The armed conflict in Somalia continues to exact a heavy toll on civilians, damaging infrastructure and livelihoods, displacing millions of people, and impeding access to humanitarian relief for communities in need, according to a United Nations report launched today in the country’s capital, Mogadishu.
“Ultimately, civilians are paying the price for failure to resolve Somalia’s conflicts through political means,” said the UN Secretary-General’s Special Representative for Somalia, Michael Keating. “And parties to the conflict are simply not doing enough to shield civilians from the violence. This is shameful.”
The report – “Protection of Civilians: Building the Foundation for Peace, Security and Human Rights in Somalia” – covers the period from 1 January 2016 to 14 October 2017, and was produced by the Office of the UN High Commissioner for Human Rights (OHCHR) and the UN Assistance Mission in Somalia (UNSOM), which Mr. Keating also heads.
During this reporting period, UNSOM documented a total of 2,078 civilian deaths and 2,507 injuries, with 60 per cent of the casualties attributed to Al Shabaab militants, 13 per cent to clan militias, 11 per cent to State actors, including the army and the police, four per cent to the African Union Mission to Somalia (AMISOM), and 12 per cent to unidentified or undetermined attackers.
Civilians were the victims of unlawful attacks – by being directly targeted and through the use of indiscriminate bomb and suicide attacks – by non-State groups. Such attacks, which are prohibited under international human rights and humanitarian laws, are, in most cases, likely to constitute war crimes, and it is imperative that perpetrators are identified and held accountable, the report notes.
The worst incident on a single day was the twin bomb blasts in Mogadishu on 14 October, attributed to Al-Shabaab by Somali government officials and in which at least 512 people are officially recorded to have died as of 1 December, along with 316 injured. The attack received widespread condemnation, including from UNSOM and Secretary-General Antonio Guterres.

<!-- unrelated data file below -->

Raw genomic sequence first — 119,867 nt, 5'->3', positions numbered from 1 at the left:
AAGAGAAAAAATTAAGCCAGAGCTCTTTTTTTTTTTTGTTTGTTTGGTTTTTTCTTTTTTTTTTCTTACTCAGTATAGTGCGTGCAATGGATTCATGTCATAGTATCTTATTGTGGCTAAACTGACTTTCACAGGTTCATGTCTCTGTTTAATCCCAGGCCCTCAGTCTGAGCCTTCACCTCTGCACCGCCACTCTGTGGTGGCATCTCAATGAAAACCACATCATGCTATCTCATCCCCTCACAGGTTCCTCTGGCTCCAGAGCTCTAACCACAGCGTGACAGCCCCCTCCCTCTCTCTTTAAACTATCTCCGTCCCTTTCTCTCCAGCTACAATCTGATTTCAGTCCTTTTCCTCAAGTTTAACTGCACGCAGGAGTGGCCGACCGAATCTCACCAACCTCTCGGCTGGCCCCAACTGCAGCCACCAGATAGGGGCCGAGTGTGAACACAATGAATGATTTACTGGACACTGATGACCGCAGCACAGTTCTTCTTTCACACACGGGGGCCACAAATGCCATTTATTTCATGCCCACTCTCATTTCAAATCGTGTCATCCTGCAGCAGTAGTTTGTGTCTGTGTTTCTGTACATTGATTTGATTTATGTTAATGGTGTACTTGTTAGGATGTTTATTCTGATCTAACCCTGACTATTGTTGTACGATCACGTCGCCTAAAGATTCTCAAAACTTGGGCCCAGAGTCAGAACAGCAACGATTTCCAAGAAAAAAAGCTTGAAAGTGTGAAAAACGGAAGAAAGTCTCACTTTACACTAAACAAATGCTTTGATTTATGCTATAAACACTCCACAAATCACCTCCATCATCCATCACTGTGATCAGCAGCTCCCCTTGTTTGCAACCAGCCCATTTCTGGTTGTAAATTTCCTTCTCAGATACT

“This barbaric act was the deadliest attack with an improved explosive device in Somalia’s history and surely one of the worst ever on the continent, if not the world,” said Special Representative Keating at the report’s launch. “Sadly, its impact will be felt for a long time.”
A significant number of recorded civilian casualties – 251 killed and 343 injured – was attributed to clan militias, in areas where federal or state security forces are largely absent. “The drought has intensified clan conflict due to competition over resources. These conflicts are exploited by anti-government elements to further destabilize areas, diminish prospects for lasting peace and weaken civilian protection,” the report states.
Casualties attributed to State actors and AMISOM
It goes on to note that the number of casualties attributed to the Somali National Army and Police, as well as to AMISOM, was significantly smaller than those attributed to Al Shabaab militants.
“Nevertheless, such casualties are of utmost concern as they undermine the Somali population’s trust in the Government and the international community, which in turn expands the space in which anti-government elements continue to operate,” said the UN High Commissioner for Human Rights, Zeid Ra’ad Al Hussein.
“While achieving the balance between human rights and security is challenging,” he added, “the respect of human rights and the protection of civilians are essential as the foundation of a strong, legitimate State that works for the benefit of all its people.”
Somalia’s National Intelligence and Security Agency routinely disregards international human rights law when carrying out arrests and detentions, according to the report, which adds that journalists and people suspected of belonging to Al Shabaab are often detained without charge.
The report also flags that information on the conditions of people living under Al Shabaab control is scant. Verifying human rights violations and abuses in those areas remains problematic due to the lack of access and fear of reprisals.
Somalia has been plagued by armed violence for decades, as well as poverty, marginalization, natural hazards, insecurity and political instability.
UNSOM is working with the East African country’s authorities to support national reconciliation, provide strategic and policy advice on various aspects of peacebuilding and state-building, monitor and report on the human rights situation, and help coordinate the efforts of the international community.